Almost half of Republicans would leave to join a new Trump party

  • Oops!
    Something went wrong.
    Please try again later.
Namita Singh
·2 min read
  • Oops!
    Something went wrong.
    Please try again later.
<p>File Image: In this file photo taken on 5 October, 2020, US president Donald Trump takes off his face mask as he arrives at the White House upon his return from Walter Reed Medical Center, where he underwent treatment for Covid-19, in Washington, DC.</p> (AFP via Getty Images)

File Image: In this file photo taken on 5 October, 2020, US president Donald Trump takes off his face mask as he arrives at the White House upon his return from Walter Reed Medical Center, where he underwent treatment for Covid-19, in Washington, DC.

(AFP via Getty Images)

Former US president, Donald Trump, still commands the loyalty of Republican supporters despite facing a second impeachment trial for allegedly inciting a riotous mob that stormed the US Capitol building in January, a new poll has found.

Reaffirming the thumping support that Mr Trump enjoys among GOP voters, Sunday’s results of the Suffolk University-USA Today survey found that nearly 46 per cent of the respondents would abandon the Republican party and support a new one floated by Mr Trump.

“We feel like Republicans don’t fight enough for us, and we all see Donald Trump fighting for us as hard as he can, every single day,” Brandon Keidl, a 27-year-old Republican from Milwaukee, said in an interview after being polled. “But then you have establishment Republicans who just agree with establishment Democrats and everything, and they don’t ever push back.”

Earlier in January, there were reports that Mr Trump was considering creating a third party in order to discourage senators from voting to convict him during his impeachment trial. Later, Maggie Haberman, a reporter with the New York Times, said that Mr Trump was talked out of that. “There’s also the fact that threatening a third party while simultaneously threatening primaries makes no sense, which some folks gently pointed out to him,” she wrote.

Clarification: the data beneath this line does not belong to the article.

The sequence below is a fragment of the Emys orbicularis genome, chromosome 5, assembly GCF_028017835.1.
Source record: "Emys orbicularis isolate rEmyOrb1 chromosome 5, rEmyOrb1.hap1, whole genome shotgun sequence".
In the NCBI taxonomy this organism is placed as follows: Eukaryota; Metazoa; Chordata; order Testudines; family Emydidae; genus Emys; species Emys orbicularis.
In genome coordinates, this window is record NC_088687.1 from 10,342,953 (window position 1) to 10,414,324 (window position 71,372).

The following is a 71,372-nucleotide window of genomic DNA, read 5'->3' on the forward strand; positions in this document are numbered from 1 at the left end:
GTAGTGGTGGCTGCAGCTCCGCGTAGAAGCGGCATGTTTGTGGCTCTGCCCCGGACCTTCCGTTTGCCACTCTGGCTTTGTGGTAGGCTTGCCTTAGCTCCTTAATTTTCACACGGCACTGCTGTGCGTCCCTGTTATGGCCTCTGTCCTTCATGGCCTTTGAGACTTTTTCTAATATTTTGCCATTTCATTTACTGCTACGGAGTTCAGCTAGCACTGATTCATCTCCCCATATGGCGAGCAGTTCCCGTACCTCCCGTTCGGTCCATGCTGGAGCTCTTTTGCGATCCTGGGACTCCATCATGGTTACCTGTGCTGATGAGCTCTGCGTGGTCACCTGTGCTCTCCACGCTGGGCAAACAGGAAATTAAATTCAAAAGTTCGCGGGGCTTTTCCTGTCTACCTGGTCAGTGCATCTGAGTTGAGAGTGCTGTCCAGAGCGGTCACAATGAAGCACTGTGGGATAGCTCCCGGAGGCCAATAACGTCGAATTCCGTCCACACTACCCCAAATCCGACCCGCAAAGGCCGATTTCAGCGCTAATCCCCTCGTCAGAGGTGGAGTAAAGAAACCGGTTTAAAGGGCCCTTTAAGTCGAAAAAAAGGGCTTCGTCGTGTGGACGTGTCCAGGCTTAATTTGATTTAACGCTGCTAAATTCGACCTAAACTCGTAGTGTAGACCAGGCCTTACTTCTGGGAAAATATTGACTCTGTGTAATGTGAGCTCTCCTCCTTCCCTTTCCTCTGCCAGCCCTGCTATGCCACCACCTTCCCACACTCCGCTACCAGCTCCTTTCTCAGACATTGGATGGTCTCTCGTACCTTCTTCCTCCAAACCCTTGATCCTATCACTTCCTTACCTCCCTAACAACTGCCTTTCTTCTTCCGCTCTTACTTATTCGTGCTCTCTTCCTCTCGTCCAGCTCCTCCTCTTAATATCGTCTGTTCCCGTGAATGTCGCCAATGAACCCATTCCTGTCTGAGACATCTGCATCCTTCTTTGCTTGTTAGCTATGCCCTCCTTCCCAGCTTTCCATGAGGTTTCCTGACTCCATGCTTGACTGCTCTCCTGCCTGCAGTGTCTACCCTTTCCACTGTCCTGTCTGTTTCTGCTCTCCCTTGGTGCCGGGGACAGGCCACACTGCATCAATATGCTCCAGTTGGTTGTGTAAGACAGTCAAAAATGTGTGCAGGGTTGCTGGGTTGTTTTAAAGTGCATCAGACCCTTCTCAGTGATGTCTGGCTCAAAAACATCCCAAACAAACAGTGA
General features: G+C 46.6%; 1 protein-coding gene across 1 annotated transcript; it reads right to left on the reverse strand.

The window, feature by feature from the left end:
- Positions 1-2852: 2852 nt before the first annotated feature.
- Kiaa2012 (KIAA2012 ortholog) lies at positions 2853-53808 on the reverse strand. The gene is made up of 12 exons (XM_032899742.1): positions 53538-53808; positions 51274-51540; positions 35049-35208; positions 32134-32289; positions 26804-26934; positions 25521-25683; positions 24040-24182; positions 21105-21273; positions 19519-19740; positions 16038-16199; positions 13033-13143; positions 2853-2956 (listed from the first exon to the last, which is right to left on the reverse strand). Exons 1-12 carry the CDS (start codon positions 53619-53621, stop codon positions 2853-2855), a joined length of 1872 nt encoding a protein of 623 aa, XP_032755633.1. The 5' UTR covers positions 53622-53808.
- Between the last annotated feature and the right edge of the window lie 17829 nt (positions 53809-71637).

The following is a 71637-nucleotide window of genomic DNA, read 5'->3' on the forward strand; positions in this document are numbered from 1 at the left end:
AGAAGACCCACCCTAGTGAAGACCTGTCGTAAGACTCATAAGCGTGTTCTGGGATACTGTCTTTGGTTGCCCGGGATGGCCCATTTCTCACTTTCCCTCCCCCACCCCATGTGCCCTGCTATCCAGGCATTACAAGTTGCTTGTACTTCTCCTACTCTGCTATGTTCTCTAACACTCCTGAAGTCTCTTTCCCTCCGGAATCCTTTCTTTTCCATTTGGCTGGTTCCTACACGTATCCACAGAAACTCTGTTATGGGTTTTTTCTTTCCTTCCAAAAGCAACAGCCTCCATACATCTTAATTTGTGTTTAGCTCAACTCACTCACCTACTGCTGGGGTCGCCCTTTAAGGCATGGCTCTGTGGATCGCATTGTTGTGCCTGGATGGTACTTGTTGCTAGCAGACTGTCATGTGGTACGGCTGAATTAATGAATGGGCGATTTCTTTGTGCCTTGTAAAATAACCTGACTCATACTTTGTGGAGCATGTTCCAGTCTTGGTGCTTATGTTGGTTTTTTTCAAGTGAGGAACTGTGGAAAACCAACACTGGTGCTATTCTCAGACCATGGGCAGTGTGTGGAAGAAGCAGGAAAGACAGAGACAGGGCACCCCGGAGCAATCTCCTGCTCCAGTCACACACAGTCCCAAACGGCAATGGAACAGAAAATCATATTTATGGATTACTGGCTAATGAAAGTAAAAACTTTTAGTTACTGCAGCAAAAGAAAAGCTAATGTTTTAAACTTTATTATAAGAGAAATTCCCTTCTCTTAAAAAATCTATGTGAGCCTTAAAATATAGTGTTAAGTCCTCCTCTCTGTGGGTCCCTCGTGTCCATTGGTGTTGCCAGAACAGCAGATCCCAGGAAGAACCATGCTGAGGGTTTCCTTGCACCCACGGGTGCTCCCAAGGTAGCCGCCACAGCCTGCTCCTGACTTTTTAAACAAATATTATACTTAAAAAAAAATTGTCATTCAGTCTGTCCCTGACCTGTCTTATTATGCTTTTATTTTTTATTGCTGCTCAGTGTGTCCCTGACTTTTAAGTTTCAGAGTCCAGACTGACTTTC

In the survey conducted among 1,000 Trump voters between 15 February and 19 February, nearly 80 per cent of the respondents said that they were less likely to vote for a Republican candidate who had supported the impeachment of their former commander in chief.

About 85 per cent of participants said that they would vote for Mr Trump in 2024 if he won the Republican nomination for president.

Over half of the respondent said that the Republican party need to become “more loyal” to Mr Trump, even if it comes at the cost of losing more establishment Republicans.

The aftermath of the Trump impeachment trial saw a glaring rift within the GOP as the former president launched a scathing attack on Senate minority leader, Mitch McConnell, calling him a “dour, sullen and unsmiling political hack.”

Mr McConnell, though had voted to acquit Mr Trump at the Senate impeachment trial, had said his former top boss was “practically and morally responsible” for the riots that had killed five people.

Many GOP lawmakers fear that the squabble between the two republicans is also going to have an impact on the party’s plans to win back the Senate majority in 2022, in a post-Trump era.

Read More

The 6 Republican senators who could vote to convict Donald Trump

Dominic Raab refuses to say if he would have voted to impeach Donald Trump

Trump to make first public appearance since leaving office at CPAC, report says